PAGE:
2 Being resourceful

The discovery and spread of electricity have made a big difference in many people’s lives. Understanding what electricity is and how it works is therefore very important for everyone so that they know how to use it well and safely. If you do not yet have electricity in your school it is not easy to teach except by using batteries, wires and bulbs, which are expensive and not readily available. Therefore using games that model different aspects of electricity can help your students to explore simple ideas about electricity.

To make these games you need to be a resourceful teacher. Being resourceful may involve you in regularly collecting and saving cardboard boxes, plastic bottles, old envelopes and other reusable and recyclable resources so that you have materials that you can use to make artefacts that will enhance your teaching. There are other ways that you can use a range of local resources; these are explored in Resource 5, ‘Using local resources’, which can help you extend your ideas and enhance your teaching.

Activity 3: Gathering classroom resources

Spend a few minutes thinking about what resources you have access to in your school, beyond textbooks.

  • What have you got that you can use to make resources for your students?
  • What else would you like or need?
  • How can you add to these?
  • Can you involve your students in helping you to gather card, paper, bottles and other containers for science?

Plan how you might gather these resources and put your plan into action. You could involve all the students in helping to catalogue what you collect. It could even be a good opportunity to do some graphs to show what types and amounts of recyclable and reusable material they have collected locally.

Video: Using local resources

Pause for thought

  • How did your students respond to helping you collect resources?
  • What have they learned from this about recycling resources?
  • How can you extend your resources with your class’s help?

This activity is an ongoing one because as you gather and then use your resources you need to add to them regularly. Developing such a culture in your class and even in your school will help you plan and teach more investigative activities in science that will help your students’ learning. Making games that model some of the real investigations related to electricity can help students’ understanding and they can revisit the games to reinforce their learning.

The next case study explores how to use static electricity to play a game.

Case Study 2: Applying science in a game

Ms Sutapa, a teacher in a small rural school, explains how she played a simple game using static electricity.

I had collected over a period of time some plastic pen cases and made game boards [like those in Resource 6]. I also had two children tear two sheets of old newspaper into tiny pieces and then divided these into piles, one to go with each board, and four pen cases.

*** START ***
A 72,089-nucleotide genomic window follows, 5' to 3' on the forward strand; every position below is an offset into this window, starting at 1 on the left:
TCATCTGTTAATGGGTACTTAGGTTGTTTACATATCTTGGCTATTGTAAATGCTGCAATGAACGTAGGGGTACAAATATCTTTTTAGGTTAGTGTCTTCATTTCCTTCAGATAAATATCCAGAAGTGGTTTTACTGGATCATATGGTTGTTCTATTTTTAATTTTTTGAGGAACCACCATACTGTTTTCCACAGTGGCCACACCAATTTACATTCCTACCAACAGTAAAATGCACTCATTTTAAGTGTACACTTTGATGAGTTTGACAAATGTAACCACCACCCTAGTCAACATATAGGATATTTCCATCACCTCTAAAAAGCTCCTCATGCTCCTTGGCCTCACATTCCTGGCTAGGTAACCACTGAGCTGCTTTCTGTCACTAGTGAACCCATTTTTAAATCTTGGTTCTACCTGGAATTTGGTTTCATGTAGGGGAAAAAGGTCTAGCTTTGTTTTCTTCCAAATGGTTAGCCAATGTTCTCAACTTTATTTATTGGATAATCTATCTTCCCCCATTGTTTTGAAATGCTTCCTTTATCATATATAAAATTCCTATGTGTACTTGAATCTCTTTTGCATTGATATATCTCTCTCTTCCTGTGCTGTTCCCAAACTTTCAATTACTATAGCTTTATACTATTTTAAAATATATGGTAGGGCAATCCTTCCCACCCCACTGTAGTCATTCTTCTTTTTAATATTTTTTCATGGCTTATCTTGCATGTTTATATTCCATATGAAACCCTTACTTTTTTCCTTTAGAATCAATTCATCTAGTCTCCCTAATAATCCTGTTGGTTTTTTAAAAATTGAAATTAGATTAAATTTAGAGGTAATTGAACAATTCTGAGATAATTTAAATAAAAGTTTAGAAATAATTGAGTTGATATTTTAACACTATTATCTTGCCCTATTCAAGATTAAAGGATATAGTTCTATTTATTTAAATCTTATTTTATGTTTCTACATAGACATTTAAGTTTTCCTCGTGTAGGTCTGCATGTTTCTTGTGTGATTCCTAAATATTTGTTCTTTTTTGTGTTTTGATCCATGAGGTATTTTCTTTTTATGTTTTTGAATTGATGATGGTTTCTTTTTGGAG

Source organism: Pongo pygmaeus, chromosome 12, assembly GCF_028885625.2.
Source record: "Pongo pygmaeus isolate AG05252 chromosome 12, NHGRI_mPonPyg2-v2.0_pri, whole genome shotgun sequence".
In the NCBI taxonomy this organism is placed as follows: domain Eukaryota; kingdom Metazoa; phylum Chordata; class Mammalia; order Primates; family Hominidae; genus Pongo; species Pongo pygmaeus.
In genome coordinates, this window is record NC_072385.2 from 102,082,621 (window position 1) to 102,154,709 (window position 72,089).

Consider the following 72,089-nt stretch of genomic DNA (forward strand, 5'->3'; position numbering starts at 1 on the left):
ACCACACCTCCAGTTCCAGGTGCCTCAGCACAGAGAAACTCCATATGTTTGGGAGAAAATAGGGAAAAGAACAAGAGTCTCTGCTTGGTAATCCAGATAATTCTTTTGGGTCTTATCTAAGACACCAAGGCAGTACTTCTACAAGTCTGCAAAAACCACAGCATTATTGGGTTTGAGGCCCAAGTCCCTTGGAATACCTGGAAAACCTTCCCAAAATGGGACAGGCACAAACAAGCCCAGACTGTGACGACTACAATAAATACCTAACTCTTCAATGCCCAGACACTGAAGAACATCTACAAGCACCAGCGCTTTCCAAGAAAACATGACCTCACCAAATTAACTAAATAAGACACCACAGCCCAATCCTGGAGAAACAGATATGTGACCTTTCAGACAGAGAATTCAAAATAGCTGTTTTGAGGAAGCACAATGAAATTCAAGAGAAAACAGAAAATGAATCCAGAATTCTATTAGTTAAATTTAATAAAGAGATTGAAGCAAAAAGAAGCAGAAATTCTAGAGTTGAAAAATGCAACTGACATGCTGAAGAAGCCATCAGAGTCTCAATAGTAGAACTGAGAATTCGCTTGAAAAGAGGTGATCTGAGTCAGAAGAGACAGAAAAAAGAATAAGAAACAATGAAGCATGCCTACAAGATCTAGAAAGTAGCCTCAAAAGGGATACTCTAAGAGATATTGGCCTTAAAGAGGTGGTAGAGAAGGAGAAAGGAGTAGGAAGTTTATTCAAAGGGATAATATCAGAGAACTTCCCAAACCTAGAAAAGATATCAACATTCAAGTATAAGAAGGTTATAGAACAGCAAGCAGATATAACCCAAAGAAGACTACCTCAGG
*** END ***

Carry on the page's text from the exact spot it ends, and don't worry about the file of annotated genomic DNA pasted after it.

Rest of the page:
At the start of my lesson I blew up a balloon, much to the excitement of my class, and asked if I could stick it to the wall. They said no. So next I rubbed the balloon on my head for a moment or two and then placed the balloon on the wall. The students were amazed to see the balloon stay on the wall. I asked them why they thought this happened and some gave their ideas, which I recorded on the blackboard, such as there was something on my hair that was like glue.

Next I gave them the game sets and explained the rules of the game and let them play for a few minutes. The game involved them using the pen tops to generate static electricity and use it to pick up and deposit small pieces of paper onto different parts of the board in turn as they spun a spinner. The first group to fill their board with the number of pieces of paper equal to the number listed was the winner. The students liked the game and in fact it got quite noisy at one point as students dropped their pieces of paper. I had to remind them to keep their voices down so as not to disturb other classes doing quieter activities.

At the end of ten minutes, when everyone had played the game twice, I asked them for their thoughts on how easy was it to pick up the paper and what caused them to drop. How did they manage to pick up more pieces, or fewer pieces? What did they have to do differently?

I wrote their ideas on the board and then at the end I asked them to think about why and what they thought was happening. I gave each group a piece of paper to write their ideas down and to give these to me at the end of the lesson. At the end of the day I looked at their answers in more detail and planned how I would introduce them to the idea of electrons, neutrons and protons to extend their understanding.

I was pleased at their efforts and even though some of their ideas were only half-formed it meant I could build on these in the next lesson by using some clear diagrams linked to the activity they’d done. I would explore the fact that two objects with the same charge repel each other while unlike charged objects attract each other. This would help to develop the students’ understanding of the existence of two different kinds of charge in nature.

3 Making your own games